Passover has arrived, and so have all the foods that come with it! The annual holiday, which commemorates the liberation of the Jews from slavery, begins this year on April 22nd and lasts through the 30th. During this time, there are a lot of traditional dishes that people enjoy and a few that people avoid. Read on for all the food ins and outs you should know.
In the story of Exodus, God inflicted 10 plagues upon the ancient Egyptians. To spare the Jews from the final plague (the death of the Egyptian first-born), they were instructed to mark their doors with the blood of a spring lamb so God would know to pass over the first-born in these homes.
As a mark of respect for the memory of the sacrificial lamb, the eating of whole roasted lamb during Passover is forbidden by Jewish law. So skip the lamb (but pass the beef, chicken or turkey)!
Jewish people celebrate Passover with the Seder, a feast that marks the beginning of the multi-day festival. It's the most commonly celebrated of Jewish rituals and often involves the community or multiple generations of a family. A traditional Seder would include discussing the biblical story, drinking four cups of wine, partaking of symbolic foods placed on the Passover Seder Plate and reclining in celebration of freedom.
A typical Passover Seder plate includes six foods: Karpas (a green vegetable like parsley), which symbolizes the initial flourishing of the Israelites in Egypt and the new spring, Charoset (a sweet fruit mixture made with wine, honey or nuts) to represent the mortar that the Israelite slaves used to construct buildings for the Pharaoh, Maror (a bitter herb, often horseradish) to represent the bitterness of slavery, Chazeret (a second bitter herb, often romaine), Z'roa (roasted lamb shank bone) to symbolize the lamb that the Jews sacrificed in the Temple of Jerusalem, and Beitzah (a roasted or hard-boiled egg) to symbolize the sacrifice (called "hagigah") that would be offered every holiday, and whose roundness represents the cycle of life. Three pieces of matzah and a container of salt water or vinegar would also be on any Seder table.
Chametz, any food product made from wheat, barley, rye, oats or spelt that has come into contact with water and been allowed to ferment and rise, is not to be consumed during Passover. Instead, matzah, an unleavened flatbread made of flour and water, is eaten.
Passover matzah, eaten in order to remind people of how quickly their ancestors fled Egypt (which happened in such a flurry that there was no time to let bread rise), must be made from one of the five grains specified above. Additionally, matzah is meant to symbolize the "poor man's bread," a reminder to be humble and not to forget what life was like for those enslaved.
Matzah ball soup is a staple Passover dish, made with dumplings comprised of matzah meal, eggs, water and fat (typically oil, margarine or chicken fat) that are served in chicken broth.
Katz's Delicatessen, a beloved NYC dining destination, dishes out world-famous Matzoh Ball Soup -- one of the most sought-after bowls in the city -- with a deeply savory broth and light-as-air matzah.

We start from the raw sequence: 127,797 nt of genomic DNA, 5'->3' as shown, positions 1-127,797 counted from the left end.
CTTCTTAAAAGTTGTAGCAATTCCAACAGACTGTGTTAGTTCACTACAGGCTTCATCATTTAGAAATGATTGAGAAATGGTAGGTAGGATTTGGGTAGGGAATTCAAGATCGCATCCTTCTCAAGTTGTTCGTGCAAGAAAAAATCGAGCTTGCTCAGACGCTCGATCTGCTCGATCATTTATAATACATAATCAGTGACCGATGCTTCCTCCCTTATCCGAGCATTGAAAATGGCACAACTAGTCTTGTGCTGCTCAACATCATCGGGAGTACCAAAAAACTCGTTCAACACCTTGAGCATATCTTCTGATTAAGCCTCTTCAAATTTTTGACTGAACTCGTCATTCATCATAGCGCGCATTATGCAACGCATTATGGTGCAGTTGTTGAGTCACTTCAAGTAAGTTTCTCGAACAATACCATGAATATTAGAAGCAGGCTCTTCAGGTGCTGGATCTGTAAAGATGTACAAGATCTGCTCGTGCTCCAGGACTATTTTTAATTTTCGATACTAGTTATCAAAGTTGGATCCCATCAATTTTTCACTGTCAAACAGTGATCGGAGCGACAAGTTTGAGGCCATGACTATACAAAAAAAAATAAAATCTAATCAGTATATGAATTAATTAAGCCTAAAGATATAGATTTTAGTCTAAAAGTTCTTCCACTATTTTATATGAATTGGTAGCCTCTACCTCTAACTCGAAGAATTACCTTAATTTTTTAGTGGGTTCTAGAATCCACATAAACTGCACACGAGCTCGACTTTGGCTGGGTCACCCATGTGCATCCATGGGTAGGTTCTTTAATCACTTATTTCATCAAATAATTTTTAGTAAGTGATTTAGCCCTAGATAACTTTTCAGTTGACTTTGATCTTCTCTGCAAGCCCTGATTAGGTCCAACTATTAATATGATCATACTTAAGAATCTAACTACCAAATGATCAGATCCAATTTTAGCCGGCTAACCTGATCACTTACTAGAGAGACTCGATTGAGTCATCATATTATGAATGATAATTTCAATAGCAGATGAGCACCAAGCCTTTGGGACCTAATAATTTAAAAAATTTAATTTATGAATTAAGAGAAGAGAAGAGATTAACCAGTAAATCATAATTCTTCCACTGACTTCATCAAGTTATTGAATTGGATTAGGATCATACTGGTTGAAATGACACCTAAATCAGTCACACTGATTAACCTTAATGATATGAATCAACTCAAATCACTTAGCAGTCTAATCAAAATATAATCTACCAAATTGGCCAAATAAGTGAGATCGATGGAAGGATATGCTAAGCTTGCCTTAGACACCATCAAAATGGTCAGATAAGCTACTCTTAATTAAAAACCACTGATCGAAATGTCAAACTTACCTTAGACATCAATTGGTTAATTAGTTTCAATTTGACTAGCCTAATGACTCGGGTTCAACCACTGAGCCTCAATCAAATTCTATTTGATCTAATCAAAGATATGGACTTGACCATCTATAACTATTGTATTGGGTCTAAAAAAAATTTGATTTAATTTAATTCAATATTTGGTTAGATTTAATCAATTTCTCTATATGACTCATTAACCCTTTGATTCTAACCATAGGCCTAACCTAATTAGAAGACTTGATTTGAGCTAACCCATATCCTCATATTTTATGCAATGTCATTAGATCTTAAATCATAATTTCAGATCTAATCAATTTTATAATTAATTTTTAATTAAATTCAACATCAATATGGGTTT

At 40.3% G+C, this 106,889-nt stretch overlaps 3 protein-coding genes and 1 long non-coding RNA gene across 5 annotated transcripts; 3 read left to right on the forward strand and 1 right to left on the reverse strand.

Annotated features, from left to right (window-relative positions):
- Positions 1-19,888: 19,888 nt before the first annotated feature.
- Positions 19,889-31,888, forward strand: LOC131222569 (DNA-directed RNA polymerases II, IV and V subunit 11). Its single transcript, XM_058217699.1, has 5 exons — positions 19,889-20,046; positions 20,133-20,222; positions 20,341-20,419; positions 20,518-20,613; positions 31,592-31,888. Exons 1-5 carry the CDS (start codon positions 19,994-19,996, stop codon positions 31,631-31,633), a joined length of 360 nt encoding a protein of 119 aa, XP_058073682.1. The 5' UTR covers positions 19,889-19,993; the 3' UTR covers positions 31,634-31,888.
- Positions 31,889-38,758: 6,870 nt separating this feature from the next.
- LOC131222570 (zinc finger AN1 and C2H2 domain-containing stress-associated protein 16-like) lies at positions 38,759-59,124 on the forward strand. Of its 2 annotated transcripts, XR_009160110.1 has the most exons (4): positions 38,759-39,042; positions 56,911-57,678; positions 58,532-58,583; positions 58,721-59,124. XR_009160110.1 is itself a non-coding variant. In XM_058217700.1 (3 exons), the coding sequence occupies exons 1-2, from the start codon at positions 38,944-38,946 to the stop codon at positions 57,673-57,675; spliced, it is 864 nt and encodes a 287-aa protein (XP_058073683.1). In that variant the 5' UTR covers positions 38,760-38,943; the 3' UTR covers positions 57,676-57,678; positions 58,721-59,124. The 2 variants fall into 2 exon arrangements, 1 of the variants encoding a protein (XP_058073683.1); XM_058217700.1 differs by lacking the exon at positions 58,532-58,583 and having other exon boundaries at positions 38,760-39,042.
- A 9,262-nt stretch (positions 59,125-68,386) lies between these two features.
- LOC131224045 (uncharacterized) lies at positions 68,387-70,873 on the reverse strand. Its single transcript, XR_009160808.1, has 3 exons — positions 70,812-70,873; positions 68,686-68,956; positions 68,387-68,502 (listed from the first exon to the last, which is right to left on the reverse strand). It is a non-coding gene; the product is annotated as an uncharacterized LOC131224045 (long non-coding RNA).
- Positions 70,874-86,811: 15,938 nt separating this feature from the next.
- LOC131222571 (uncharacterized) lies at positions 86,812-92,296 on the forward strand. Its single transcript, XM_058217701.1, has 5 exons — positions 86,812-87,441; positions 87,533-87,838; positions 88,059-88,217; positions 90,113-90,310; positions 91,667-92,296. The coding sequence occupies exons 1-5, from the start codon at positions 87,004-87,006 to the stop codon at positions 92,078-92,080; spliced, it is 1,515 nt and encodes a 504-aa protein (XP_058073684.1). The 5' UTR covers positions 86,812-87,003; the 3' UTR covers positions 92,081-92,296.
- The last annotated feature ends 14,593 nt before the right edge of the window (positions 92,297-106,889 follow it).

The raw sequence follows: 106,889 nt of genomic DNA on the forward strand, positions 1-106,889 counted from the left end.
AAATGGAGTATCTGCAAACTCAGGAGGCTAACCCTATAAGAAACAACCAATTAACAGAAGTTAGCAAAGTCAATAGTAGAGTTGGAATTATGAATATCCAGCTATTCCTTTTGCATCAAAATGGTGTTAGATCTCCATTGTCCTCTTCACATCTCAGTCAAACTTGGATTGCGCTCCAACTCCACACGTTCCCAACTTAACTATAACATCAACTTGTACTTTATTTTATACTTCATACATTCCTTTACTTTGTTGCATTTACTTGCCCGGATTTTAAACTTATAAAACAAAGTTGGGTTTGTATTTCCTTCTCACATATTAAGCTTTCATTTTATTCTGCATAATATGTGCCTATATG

As part of its special Passover offerings, Delfina in San Francisco is serving Stoll Family Matzoh Ball Soup, as well as several other dishes perfect for celebrating the holiday.
The Classic Board at Russ & Daughters Cafe in New York is a stunning display of Gaspe Nova Smoked Salmon, cream cheese, tomato, onion and capers. (Hold the bagels, bialys, rye and pumpernickel bread for Passover, of course.)
Russ & Daughters Cafe also features a variety of smoked fish -- whitefish, salmon and herring are mainstays -- to enjoy alongside delicious caviars and egg dishes for Passover.
Though you'll need to skip the bagels to stay kosher (within the rules of Jewish law) during Passover, the towers at Sadelle's in NYC overflow with luscious smoked salmon, tuna or egg salad, cucumbers, tomatoes, onions and capers that are sure to satisfy any breakfast- or lunch-goer.
Because it's a time that draws lots of people together, many great Jewish foods are prepared and served throughout Passover.
On their special Passover menu, Katz's Delicatessen offers favorites like pastrami, brisket and corned beef, as well as chopped liver and gefilte fish (poached and deboned ground fish patties).
The famed deli also serves up other Jewish classics, including latkes (fried potato pancakes), alongside the traditional tangy and sweet accompaniments, sour cream and applesauce.
Knishes, another Jewish culinary tradition, are baked or fried pockets filled with meats or vegetables. Katz's Delicatessen makes some of the best in town.
Omelettes and egg dishes are also fair game, provided they're kept kosher, and Sadelle's in NYC has some great options for the holiday. Customize yours with some of the following for a Passover-friendly brunch dish: mushrooms, peppers, onions, tomato, chives or herbs.